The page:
Moving to Welwyn Garden City in 1946

By Thomas Connell

The left home on Knella Road where we lived, 1947

After living for 9 years in a 3-bedroom scrubby terraced house on Stonecross Road in North Hatfield, Mum and Dad decided they’d had enough of Hatfield. Mum’s work was declining, and knew her job was not going to be in existence for much longer. Dad, prior to World War II, had tried moving to Welwyn Garden before but his attempts succumbed to nothing. The terraced houses were demolished in 1947 after the majority of them had became uninhabited due to the poor conditions, and rebuilt to what they are today.

In June of 1946, my father managed to secure a high-paying job in the senior roles of the Welwyn Iron Foundry. The foundry used to be situated where today Digswell Park when we moved there (I hope I remembered right – it was by a park which I always thought was Digswell Park).  It was the day before we all left to live in WGC that Mum told me I would be attending Peartree School – I remember having a tantrum over it since I didn’t want to move school. In the end, I was glad I had moved school.

It was July 2nd that we left our home on Stonecross Road. Quite early, we walked to the train station. The roads were quiet, as they always were, but with some commuters. Hatfield was actually quite worn out after WWII – the lovely sights, the stylish homes and the well-dressed nobles had all disappeared. Well, at least, that’s how we interpreted them. The homes I stared at on the walk since they’d all been damaged in some way or another, and before I knew it we were on the station platform. Then, we got on in one of those fashionable carriages with an old lady who resembled a rich, elegant figure in my mind. The lady remained silent throughout the journey; didn’t speak, not a peep.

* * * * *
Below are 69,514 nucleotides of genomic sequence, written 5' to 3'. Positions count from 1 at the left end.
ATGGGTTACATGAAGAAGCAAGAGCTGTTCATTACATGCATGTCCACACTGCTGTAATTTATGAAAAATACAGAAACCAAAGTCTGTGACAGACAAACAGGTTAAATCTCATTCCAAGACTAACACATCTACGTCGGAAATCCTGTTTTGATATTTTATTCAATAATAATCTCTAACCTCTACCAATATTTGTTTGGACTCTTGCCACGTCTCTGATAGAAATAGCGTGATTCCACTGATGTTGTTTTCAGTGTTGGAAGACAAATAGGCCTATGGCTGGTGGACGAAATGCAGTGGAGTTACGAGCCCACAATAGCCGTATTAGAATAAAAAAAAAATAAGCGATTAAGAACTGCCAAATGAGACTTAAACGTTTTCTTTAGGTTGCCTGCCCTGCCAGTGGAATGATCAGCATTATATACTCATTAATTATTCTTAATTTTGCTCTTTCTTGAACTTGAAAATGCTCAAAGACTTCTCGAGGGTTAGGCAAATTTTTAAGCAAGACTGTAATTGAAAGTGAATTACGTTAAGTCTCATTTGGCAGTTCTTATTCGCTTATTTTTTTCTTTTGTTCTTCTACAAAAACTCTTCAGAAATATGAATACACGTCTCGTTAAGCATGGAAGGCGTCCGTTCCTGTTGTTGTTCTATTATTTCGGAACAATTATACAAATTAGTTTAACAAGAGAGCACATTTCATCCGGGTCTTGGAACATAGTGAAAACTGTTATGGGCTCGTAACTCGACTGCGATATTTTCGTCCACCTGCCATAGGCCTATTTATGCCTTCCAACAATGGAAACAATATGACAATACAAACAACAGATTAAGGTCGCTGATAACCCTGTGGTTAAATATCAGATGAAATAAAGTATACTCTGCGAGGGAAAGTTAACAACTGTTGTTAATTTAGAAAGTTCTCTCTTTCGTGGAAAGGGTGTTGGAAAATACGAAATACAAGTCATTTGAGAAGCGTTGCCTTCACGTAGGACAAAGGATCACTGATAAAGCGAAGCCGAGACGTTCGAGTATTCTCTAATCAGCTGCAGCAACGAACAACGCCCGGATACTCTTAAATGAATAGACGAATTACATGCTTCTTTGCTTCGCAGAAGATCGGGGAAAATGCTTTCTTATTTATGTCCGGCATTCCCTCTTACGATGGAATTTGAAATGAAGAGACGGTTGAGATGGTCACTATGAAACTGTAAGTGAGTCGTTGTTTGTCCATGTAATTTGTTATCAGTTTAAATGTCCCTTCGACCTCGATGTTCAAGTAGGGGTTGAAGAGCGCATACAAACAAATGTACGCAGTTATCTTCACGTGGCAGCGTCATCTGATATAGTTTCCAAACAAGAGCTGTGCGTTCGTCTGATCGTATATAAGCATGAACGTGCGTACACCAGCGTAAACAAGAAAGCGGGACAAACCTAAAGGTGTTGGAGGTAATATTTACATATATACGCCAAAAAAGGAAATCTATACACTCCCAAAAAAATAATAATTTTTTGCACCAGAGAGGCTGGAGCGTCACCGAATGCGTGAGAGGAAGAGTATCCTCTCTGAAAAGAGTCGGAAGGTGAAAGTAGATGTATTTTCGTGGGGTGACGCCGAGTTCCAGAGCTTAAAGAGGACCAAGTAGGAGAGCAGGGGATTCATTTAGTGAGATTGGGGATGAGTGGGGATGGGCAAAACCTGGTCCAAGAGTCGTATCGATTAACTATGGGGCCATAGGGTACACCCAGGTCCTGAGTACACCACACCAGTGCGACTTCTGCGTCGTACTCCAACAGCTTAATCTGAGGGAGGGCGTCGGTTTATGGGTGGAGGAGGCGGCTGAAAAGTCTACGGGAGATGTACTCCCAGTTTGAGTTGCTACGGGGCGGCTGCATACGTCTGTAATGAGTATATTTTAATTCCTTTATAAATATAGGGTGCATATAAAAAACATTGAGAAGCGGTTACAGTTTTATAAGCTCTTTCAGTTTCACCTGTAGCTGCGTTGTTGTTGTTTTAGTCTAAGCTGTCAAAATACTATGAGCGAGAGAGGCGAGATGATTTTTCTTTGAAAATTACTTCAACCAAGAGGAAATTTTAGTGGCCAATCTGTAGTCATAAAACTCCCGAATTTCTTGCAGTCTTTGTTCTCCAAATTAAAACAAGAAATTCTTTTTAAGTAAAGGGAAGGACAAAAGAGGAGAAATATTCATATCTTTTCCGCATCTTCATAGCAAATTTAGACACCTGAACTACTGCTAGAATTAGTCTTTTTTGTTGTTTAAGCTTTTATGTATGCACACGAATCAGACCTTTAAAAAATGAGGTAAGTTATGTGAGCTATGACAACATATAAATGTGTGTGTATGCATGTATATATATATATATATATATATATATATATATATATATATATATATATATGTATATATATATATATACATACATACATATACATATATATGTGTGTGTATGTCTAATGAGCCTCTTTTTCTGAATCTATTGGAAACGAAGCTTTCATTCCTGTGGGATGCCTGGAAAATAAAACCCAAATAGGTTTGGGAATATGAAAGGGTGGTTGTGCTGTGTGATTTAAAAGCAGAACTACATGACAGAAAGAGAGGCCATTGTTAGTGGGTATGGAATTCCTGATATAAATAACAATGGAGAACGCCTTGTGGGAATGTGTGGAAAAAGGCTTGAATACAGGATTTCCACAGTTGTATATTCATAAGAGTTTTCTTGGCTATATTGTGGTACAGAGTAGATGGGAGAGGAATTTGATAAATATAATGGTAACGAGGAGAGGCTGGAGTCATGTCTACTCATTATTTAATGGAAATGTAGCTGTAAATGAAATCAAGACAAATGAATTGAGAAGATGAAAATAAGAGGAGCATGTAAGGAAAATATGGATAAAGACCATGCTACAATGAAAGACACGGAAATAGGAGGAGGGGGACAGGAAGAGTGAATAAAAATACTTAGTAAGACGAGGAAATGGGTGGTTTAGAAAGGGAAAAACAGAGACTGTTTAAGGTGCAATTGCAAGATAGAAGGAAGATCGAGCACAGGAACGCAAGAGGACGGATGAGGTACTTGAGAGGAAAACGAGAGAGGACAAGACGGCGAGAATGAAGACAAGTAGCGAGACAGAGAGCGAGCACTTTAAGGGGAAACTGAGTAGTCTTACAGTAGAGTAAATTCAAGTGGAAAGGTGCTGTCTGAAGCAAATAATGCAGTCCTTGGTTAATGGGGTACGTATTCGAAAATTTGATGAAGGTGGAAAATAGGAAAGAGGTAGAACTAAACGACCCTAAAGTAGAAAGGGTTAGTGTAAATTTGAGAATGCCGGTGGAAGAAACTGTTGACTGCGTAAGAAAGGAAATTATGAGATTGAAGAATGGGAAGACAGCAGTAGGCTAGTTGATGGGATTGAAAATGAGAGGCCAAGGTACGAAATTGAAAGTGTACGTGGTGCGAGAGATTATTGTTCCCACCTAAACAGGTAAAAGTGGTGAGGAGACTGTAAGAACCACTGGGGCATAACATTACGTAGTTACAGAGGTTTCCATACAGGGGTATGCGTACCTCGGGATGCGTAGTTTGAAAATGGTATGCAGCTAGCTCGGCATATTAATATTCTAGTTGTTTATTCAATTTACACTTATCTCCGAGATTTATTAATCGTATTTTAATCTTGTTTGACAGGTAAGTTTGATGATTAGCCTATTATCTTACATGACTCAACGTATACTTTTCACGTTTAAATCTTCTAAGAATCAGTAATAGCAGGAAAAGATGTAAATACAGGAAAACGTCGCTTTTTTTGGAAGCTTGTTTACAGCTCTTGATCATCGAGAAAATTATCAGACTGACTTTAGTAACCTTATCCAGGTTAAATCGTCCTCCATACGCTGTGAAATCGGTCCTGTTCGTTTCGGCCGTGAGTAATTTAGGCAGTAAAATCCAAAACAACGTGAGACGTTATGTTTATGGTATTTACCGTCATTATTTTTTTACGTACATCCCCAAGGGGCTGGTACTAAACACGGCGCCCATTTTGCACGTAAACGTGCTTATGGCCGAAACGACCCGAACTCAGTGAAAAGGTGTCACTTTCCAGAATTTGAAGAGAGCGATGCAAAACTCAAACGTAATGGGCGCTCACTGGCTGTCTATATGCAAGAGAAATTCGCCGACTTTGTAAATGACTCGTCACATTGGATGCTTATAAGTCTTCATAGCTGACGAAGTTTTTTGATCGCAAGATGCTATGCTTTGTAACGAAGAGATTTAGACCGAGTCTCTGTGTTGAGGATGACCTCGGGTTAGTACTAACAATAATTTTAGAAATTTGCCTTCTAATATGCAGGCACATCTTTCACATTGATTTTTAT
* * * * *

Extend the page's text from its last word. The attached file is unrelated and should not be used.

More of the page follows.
The next thing we knew, we were at Welwyn Garden City’s train station. I looked around and in the very distance were bunches of houses that to me looked very posh and nice, and quite to my mum’s admirable taste did they match. We got off, and went through the station. Dad got out his rather torn map, and we walked. Whilst walking, the homes looked so pleasurable. After about 15 minutes, we arrived at the home. It looked so nice and comfortable. I left the home in 1961 with my wife, but my parents left in 1967.

This page was added on 10/02/2015.

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  • I think you and your parents would have called it a railway station in 1946. ¬† ¬†Perhaps I’m wrong, but I don’t think anyone called it a train station then.

    By Robstan (07/04/2015)